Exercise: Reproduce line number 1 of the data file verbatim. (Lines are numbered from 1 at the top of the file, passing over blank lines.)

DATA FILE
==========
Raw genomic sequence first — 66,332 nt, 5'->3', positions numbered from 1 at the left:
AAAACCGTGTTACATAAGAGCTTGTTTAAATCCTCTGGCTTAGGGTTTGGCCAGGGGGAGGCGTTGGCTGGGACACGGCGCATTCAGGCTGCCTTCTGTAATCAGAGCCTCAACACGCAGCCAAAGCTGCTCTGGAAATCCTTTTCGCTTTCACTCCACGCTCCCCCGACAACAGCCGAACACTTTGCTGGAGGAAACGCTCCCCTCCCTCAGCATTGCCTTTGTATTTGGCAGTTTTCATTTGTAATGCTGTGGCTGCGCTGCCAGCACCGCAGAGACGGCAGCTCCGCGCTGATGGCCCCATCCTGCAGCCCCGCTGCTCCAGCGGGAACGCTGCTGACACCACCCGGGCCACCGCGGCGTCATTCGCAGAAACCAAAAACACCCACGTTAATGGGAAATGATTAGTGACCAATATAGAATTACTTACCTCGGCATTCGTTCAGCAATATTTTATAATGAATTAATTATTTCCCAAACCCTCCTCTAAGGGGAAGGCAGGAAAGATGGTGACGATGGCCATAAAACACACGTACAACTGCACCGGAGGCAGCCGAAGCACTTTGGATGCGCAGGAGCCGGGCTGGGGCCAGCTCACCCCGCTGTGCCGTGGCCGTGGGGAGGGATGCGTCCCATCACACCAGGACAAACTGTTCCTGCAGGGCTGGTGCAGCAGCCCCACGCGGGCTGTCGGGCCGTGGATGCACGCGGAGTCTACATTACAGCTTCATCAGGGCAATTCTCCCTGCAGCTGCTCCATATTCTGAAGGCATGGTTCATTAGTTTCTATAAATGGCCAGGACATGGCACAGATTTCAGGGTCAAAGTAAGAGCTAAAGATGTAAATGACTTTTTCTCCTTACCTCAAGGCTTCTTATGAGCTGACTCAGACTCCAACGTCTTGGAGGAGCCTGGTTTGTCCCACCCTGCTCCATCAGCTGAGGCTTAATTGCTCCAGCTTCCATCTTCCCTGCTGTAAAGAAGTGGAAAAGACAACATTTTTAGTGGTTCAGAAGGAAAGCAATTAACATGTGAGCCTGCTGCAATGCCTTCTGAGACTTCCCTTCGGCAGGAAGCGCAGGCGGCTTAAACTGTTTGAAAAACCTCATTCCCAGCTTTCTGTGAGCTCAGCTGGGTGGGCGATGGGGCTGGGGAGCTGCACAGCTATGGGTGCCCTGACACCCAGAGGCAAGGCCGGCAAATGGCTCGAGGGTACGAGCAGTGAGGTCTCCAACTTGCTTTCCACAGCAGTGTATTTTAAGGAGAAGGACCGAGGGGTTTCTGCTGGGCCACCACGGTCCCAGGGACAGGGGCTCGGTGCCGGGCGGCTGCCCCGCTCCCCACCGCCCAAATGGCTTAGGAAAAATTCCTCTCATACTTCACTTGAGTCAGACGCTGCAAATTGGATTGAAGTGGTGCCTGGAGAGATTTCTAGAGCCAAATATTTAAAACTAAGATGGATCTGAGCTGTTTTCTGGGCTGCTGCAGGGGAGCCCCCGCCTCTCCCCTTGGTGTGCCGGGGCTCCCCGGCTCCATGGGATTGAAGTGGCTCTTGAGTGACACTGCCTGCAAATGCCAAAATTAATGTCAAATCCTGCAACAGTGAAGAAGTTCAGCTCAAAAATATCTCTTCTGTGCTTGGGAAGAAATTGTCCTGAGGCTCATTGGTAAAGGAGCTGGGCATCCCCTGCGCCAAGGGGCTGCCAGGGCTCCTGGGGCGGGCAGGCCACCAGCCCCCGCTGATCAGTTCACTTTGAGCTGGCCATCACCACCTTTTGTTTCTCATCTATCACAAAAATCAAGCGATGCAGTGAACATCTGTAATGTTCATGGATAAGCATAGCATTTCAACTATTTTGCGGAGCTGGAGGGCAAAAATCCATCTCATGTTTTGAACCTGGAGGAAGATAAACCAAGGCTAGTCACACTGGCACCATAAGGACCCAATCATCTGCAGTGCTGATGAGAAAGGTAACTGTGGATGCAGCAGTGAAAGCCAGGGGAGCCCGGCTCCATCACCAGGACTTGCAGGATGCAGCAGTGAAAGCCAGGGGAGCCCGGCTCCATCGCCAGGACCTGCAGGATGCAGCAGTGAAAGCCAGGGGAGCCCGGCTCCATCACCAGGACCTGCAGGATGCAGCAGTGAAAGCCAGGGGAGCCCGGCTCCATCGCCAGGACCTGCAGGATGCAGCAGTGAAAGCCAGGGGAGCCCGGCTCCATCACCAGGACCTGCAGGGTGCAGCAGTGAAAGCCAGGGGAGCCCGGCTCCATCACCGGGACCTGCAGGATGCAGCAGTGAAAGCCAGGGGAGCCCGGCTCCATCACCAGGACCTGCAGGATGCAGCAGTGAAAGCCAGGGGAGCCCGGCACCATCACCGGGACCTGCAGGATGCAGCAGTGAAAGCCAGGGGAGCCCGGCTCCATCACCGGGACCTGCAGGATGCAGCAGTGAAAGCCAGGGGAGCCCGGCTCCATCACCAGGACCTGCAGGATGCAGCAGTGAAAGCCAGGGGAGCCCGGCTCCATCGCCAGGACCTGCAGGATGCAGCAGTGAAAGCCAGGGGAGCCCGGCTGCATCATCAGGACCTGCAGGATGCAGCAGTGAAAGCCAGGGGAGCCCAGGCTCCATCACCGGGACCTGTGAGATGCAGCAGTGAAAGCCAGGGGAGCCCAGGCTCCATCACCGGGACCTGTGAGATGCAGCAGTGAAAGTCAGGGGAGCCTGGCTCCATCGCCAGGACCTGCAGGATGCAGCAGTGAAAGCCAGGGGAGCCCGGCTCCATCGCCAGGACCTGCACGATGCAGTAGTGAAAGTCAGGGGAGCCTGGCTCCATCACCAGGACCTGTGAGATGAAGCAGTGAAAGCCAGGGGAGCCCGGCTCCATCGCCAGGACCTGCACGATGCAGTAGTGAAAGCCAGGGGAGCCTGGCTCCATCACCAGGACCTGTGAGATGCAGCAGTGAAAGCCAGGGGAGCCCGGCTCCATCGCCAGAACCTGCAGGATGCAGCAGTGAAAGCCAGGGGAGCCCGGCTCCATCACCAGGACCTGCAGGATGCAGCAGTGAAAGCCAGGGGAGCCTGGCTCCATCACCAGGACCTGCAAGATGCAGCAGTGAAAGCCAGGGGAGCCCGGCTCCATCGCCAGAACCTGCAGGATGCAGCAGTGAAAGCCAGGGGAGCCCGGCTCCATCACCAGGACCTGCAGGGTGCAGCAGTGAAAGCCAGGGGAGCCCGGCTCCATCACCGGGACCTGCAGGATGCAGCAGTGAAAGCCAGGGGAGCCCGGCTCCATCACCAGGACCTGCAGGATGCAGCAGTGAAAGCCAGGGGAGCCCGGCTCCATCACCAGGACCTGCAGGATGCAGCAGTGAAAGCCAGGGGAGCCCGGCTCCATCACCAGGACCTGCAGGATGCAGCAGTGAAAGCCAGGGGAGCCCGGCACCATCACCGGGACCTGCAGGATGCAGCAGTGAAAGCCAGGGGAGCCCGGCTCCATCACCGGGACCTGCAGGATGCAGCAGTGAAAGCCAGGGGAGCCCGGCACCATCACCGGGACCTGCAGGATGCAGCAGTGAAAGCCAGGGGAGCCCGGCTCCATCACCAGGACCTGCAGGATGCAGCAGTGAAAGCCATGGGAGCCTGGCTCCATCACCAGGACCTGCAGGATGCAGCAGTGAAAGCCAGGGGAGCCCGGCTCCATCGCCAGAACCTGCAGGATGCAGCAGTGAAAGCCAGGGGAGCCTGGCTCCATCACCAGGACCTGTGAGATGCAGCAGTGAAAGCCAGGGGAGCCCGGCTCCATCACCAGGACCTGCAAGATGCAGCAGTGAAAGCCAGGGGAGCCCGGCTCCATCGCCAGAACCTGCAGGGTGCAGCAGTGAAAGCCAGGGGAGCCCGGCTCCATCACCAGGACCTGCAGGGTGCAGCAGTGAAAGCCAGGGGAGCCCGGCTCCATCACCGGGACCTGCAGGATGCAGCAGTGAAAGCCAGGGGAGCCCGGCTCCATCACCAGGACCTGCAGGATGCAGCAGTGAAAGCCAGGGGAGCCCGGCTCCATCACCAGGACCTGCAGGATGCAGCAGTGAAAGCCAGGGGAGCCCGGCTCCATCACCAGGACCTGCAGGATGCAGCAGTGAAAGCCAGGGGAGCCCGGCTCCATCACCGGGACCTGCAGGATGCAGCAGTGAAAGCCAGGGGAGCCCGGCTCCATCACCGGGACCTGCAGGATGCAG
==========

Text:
Raw genomic sequence first — 66,332 nt, 5'->3', positions numbered from 1 at the left: